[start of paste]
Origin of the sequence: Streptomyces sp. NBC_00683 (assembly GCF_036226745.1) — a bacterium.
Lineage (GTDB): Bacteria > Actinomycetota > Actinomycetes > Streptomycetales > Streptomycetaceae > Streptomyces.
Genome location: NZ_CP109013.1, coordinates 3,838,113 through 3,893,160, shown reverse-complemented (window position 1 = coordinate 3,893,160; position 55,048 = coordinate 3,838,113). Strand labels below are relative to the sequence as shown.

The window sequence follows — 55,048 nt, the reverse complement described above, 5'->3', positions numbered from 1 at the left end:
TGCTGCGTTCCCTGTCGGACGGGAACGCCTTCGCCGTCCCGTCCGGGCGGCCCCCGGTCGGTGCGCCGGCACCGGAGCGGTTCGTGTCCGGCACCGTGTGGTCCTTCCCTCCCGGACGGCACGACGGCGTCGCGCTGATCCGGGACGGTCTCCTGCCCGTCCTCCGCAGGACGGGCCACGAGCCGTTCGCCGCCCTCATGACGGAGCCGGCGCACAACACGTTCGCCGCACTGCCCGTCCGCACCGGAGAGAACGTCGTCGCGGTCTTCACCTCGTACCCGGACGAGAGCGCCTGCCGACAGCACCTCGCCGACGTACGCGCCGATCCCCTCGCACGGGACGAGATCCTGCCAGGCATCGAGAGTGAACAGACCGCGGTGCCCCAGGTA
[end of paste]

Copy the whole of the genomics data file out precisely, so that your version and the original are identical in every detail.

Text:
Origin of the sequence: Streptomyces sp. NBC_00683 (assembly GCF_036226745.1) — a bacterium.
Lineage (GTDB): Bacteria > Actinomycetota > Actinomycetes > Streptomycetales > Streptomycetaceae > Streptomyces.
Genome location: NZ_CP109013.1, coordinates 3,838,113 through 3,893,160, shown reverse-complemented (window position 1 = coordinate 3,893,160; position 55,048 = coordinate 3,838,113). Strand labels below are relative to the sequence as shown.

The window sequence follows — 55,048 nt, the reverse complement described above, 5'->3', positions numbered from 1 at the left end:
TGCTGCGTTCCCTGTCGGACGGGAACGCCTTCGCCGTCCCGTCCGGGCGGCCCCCGGTCGGTGCGCCGGCACCGGAGCGGTTCGTGTCCGGCACCGTGTGGTCCTTCCCTCCCGGACGGCACGACGGCGTCGCGCTGATCCGGGACGGTCTCCTGCCCGTCCTCCGCAGGACGGGCCACGAGCCGTTCGCCGCCCTCATGACGGAGCCGGCGCACAACACGTTCGCCGCACTGCCCGTCCGCACCGGAGAGAACGTCGTCGCGGTCTTCACCTCGTACCCGGACGAGAGCGCCTGCCGACAGCACCTCGCCGACGTACGCGCCGATCCCCTCGCACGGGACGAGATCCTGCCAGGCATCGAGAGTGAACAGACCGCGGTGCCCCAGGTA